“Our plan was to capture and sedate him, disentangle him, assess his health as best we could on the back of the boat, give him pain relief, antibiotics and local anaesthesia, and amputate his dorsal fin.”

The veterinary team working on Luca, from left to right: Dr Nahiid Stephens, surgeon Dr Carla Appelgrein, Dr Alisa Wallace, and Perth Zoo senior veterinary nurse Kate Simon-Menasse. Source: DBCA via Dr Nahiid Stephens.
The veterinary team working on Luca, from left to right: Dr Nahiid Stephens, surgeon Dr Carla Appelgrein, Dr Alisa Wallace, and Perth Zoo senior veterinary nurse Kate Simon-Menasse. Source: DBCA via Dr Nahiid Stephens.

After capturing and examining Luca, the team became increasingly concerned about his pectoral fin, which was hurt in the first two entanglements.

“There were only two choices in front of us,” Dr Stephens said. “Either he had to be euthanised from a welfare perspective - because we cannot stand by and watch him suffer and slowly die, which is what would have happened if we left him.

“Or, we could attempt to give him the one and only chance we could possibly give him, which was to amputate the dorsal fin and see if he could then rally back with his mother with the support of another long acting antibiotic injection.”

Luca died under sedation, those involved take comfort knowing he is no longer suffering. Source: Estuary Guardians Mandurah.
Luca died under sedation, those involved take comfort knowing he is no longer suffering. Source: Estuary Guardians Mandurah.

‘One last chance’ comes too late

Unfortunately, Luca died while sedated. X-rays and post-mortem examination carried out after his death showed the pectoral fin was significantly more damaged than first suspected.

The deep cut caused a joint infection which had spread to the adjacent bones. Dr Stepheens said the severe infection had compromised Luca’s health, so he was unable to withstand the sedation and surgery.

“It was a very hard day for all of us,” Dr Stephens said.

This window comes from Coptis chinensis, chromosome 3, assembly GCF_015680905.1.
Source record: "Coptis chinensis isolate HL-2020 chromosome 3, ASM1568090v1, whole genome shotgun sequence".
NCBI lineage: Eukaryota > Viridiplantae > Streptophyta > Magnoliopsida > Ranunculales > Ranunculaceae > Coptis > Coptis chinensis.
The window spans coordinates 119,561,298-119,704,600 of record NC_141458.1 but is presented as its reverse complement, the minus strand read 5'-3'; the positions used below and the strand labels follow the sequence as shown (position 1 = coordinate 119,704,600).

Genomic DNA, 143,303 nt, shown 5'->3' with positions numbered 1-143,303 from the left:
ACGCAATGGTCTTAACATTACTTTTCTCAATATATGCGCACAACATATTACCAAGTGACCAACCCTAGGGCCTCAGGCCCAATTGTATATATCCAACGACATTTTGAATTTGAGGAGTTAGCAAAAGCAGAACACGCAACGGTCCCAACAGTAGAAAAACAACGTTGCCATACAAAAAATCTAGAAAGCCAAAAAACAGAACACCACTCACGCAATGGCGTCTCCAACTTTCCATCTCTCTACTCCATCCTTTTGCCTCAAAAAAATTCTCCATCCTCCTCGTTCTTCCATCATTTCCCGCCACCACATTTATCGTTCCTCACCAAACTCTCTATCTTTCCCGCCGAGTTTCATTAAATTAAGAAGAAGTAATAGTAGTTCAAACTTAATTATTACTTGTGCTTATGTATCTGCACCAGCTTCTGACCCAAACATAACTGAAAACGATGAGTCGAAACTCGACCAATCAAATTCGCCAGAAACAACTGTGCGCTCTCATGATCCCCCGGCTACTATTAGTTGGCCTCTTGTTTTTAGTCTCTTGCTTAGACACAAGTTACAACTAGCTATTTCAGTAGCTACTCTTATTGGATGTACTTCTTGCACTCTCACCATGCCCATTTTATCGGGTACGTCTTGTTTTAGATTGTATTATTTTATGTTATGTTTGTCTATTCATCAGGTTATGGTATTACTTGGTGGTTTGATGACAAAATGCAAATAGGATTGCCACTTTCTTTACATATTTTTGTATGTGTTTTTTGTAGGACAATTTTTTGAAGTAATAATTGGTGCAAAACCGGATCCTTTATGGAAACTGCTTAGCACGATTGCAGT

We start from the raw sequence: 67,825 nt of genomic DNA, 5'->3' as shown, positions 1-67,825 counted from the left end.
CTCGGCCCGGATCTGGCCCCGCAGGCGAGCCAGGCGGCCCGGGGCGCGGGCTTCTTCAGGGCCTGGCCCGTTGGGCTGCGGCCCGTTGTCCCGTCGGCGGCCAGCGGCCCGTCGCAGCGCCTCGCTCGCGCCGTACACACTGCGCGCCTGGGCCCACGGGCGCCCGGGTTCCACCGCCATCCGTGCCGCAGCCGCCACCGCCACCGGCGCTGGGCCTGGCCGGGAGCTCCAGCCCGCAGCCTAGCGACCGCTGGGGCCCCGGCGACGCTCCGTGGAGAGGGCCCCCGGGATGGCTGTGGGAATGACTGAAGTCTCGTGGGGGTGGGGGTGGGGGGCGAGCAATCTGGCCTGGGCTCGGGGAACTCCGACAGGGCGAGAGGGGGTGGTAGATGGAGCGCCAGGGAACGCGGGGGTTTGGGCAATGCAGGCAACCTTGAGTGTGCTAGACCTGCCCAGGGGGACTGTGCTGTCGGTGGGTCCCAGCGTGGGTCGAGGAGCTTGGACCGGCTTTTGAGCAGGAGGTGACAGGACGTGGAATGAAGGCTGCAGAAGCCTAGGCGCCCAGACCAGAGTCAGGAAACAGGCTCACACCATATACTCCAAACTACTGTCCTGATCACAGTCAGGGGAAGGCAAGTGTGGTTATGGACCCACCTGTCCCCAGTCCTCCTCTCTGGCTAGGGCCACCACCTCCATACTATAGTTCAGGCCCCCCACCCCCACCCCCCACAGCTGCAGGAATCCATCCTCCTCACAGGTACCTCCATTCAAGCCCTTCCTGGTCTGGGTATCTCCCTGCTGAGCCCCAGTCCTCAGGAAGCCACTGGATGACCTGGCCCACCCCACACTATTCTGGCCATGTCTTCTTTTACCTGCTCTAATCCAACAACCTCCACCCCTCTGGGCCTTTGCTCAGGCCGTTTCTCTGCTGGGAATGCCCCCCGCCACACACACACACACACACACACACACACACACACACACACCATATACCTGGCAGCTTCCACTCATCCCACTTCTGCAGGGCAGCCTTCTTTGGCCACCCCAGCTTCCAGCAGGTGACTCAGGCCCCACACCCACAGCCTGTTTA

“There are so many people who have followed his story for months and played an integral part in his disentanglements, we’re all very devastated.”

“The community was an enormous help in tracking Luca and are deeply saddened at the loss,” Estuary Guardian’s told Yahoo News Australia.

“We urge everyone to remember Luca and fish responsibly by correctly disposing of any loose line. As well, to join in community cleanups and generally pick up any rubbish they see on their travels. Together we can all try and prevent this happening again”.

Fisherman have been urged to be careful about discarding loose fishing line.

“It’s wrong to point fingers,” Dr Stephens said. “I would say the vast majority of people who fish do so responsibly and would also be devastated to know this has happened.

“We have to turn this narrative around and (stop) pointing the finger at different groups of people. We now need to get out there and make people aware that the only way to make a difference is through positive action.

“We need to be proactive, rather than reactive. If you are saddened by Luca’s story, then let something positive come of it and assist with community cleanups.”

The West Australian government is making strides to tackle fishing line ending up in waterways.

The Reel It In bins around WA rely on volunteers to empty them. Source: River Guardians.
The Reel It In bins around WA rely on volunteers to empty them. Source: River Guardians.

The Reel It In initiative has provided bins to safely dispose of fishing line on West Australian beaches. Since the launch, more than 14,000 hooks and sinkers, 10,000 bait bags and over 35,000 pieces of general rubbish have been correctly disposed of.

The bins are already at some of Swan Canning Riverpark and Perth metropolitan beaches. On August 26, DBCA announced new bins would be installed in Shoalwater Islands Marine Park, Port Kennedy and Bent Street boat ramps, and at Mersey Point Jetty.

"This project is a seemingly simple but very effective way to improve the health of our oceans and wildlife,” Fisheries Minister Dave Kelly said in a media statement.

"It's great to see that the fishing community is embracing this initiative and taking responsibility for discarded fishing line, hooks, sinkers and other fishing waste.”